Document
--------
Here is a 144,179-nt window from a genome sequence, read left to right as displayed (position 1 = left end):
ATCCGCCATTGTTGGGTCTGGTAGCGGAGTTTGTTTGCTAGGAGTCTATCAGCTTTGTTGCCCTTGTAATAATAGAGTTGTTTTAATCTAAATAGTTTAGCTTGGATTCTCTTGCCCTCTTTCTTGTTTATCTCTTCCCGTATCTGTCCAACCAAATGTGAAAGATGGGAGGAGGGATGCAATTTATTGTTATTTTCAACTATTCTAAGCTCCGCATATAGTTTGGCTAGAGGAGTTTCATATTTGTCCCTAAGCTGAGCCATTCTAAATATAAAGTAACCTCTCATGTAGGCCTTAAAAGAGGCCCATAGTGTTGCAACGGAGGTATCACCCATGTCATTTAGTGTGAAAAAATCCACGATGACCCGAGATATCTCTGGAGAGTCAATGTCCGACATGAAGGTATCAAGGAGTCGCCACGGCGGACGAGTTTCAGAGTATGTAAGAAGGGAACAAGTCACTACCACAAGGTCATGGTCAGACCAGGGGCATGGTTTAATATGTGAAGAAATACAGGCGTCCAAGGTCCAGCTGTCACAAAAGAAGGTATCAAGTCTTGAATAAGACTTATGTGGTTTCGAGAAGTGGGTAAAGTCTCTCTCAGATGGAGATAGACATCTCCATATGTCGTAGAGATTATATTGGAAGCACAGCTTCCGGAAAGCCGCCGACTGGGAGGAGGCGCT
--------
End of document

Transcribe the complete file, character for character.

Here is a 144,179-nt window from a genome sequence, read left to right as displayed (position 1 = left end):
ATCCGCCATTGTTGGGTCTGGTAGCGGAGTTTGTTTGCTAGGAGTCTATCAGCTTTGTTGCCCTTGTAATAATAGAGTTGTTTTAATCTAAATAGTTTAGCTTGGATTCTCTTGCCCTCTTTCTTGTTTATCTCTTCCCGTATCTGTCCAACCAAATGTGAAAGATGGGAGGAGGGATGCAATTTATTGTTATTTTCAACTATTCTAAGCTCCGCATATAGTTTGGCTAGAGGAGTTTCATATTTGTCCCTAAGCTGAGCCATTCTAAATATAAAGTAACCTCTCATGTAGGCCTTAAAAGAGGCCCATAGTGTTGCAACGGAGGTATCACCCATGTCATTTAGTGTGAAAAAATCCACGATGACCCGAGATATCTCTGGAGAGTCAATGTCCGACATGAAGGTATCAAGGAGTCGCCACGGCGGACGAGTTTCAGAGTATGTAAGAAGGGAACAAGTCACTACCACAAGGTCATGGTCAGACCAGGGGCATGGTTTAATATGTGAAGAAATACAGGCGTCCAAGGTCCAGCTGTCACAAAAGAAGGTATCAAGTCTTGAATAAGACTTATGTGGTTTCGAGAAGTGGGTAAAGTCTCTCTCAGATGGAGATAGACATCTCCATATGTCGTAGAGATTATATTGGAAGCACAGCTTCCGGAAAGCCGCCGACTGGGAGGAGGCGCT